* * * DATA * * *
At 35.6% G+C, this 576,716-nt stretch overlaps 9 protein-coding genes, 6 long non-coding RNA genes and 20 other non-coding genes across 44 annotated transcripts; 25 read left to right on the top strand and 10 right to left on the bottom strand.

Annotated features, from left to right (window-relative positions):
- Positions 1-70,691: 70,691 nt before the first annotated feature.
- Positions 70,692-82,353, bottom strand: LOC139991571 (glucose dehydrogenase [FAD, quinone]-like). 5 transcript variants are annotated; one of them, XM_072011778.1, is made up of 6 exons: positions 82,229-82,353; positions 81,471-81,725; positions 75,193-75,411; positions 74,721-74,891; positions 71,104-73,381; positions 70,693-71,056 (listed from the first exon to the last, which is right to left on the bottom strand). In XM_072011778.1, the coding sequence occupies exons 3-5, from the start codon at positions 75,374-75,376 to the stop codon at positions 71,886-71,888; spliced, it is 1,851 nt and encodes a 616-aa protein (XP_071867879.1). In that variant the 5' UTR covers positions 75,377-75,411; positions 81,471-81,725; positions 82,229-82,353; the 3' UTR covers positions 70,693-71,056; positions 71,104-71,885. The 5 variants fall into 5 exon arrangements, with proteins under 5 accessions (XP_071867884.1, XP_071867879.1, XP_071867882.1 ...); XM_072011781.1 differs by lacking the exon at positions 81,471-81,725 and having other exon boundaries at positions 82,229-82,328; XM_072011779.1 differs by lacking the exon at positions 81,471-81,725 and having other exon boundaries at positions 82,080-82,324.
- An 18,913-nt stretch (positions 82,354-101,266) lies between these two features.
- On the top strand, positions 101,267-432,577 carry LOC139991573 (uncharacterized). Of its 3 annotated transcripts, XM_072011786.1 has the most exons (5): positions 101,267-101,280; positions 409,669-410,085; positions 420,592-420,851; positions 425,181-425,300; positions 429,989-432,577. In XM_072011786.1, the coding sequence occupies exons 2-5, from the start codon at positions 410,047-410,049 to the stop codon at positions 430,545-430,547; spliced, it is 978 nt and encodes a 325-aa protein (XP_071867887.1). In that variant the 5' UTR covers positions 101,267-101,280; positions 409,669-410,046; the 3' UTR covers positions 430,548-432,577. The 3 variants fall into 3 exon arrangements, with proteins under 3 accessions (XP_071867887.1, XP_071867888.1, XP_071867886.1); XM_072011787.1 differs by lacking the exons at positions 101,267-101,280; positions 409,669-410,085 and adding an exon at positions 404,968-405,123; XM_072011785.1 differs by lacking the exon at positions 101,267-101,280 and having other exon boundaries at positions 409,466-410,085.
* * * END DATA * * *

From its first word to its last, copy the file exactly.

At 35.6% G+C, this 576,716-nt stretch overlaps 9 protein-coding genes, 6 long non-coding RNA genes and 20 other non-coding genes across 44 annotated transcripts; 25 read left to right on the top strand and 10 right to left on the bottom strand.

Annotated features, from left to right (window-relative positions):
- Positions 1-70,691: 70,691 nt before the first annotated feature.
- Positions 70,692-82,353, bottom strand: LOC139991571 (glucose dehydrogenase [FAD, quinone]-like). 5 transcript variants are annotated; one of them, XM_072011778.1, is made up of 6 exons: positions 82,229-82,353; positions 81,471-81,725; positions 75,193-75,411; positions 74,721-74,891; positions 71,104-73,381; positions 70,693-71,056 (listed from the first exon to the last, which is right to left on the bottom strand). In XM_072011778.1, the coding sequence occupies exons 3-5, from the start codon at positions 75,374-75,376 to the stop codon at positions 71,886-71,888; spliced, it is 1,851 nt and encodes a 616-aa protein (XP_071867879.1). In that variant the 5' UTR covers positions 75,377-75,411; positions 81,471-81,725; positions 82,229-82,353; the 3' UTR covers positions 70,693-71,056; positions 71,104-71,885. The 5 variants fall into 5 exon arrangements, with proteins under 5 accessions (XP_071867884.1, XP_071867879.1, XP_071867882.1 ...); XM_072011781.1 differs by lacking the exon at positions 81,471-81,725 and having other exon boundaries at positions 82,229-82,328; XM_072011779.1 differs by lacking the exon at positions 81,471-81,725 and having other exon boundaries at positions 82,080-82,324.
- An 18,913-nt stretch (positions 82,354-101,266) lies between these two features.
- On the top strand, positions 101,267-432,577 carry LOC139991573 (uncharacterized). Of its 3 annotated transcripts, XM_072011786.1 has the most exons (5): positions 101,267-101,280; positions 409,669-410,085; positions 420,592-420,851; positions 425,181-425,300; positions 429,989-432,577. In XM_072011786.1, the coding sequence occupies exons 2-5, from the start codon at positions 410,047-410,049 to the stop codon at positions 430,545-430,547; spliced, it is 978 nt and encodes a 325-aa protein (XP_071867887.1). In that variant the 5' UTR covers positions 101,267-101,280; positions 409,669-410,046; the 3' UTR covers positions 430,548-432,577. The 3 variants fall into 3 exon arrangements, with proteins under 3 accessions (XP_071867887.1, XP_071867888.1, XP_071867886.1); XM_072011787.1 differs by lacking the exons at positions 101,267-101,280; positions 409,669-410,085 and adding an exon at positions 404,968-405,123; XM_072011785.1 differs by lacking the exon at positions 101,267-101,280 and having other exon boundaries at positions 409,466-410,085.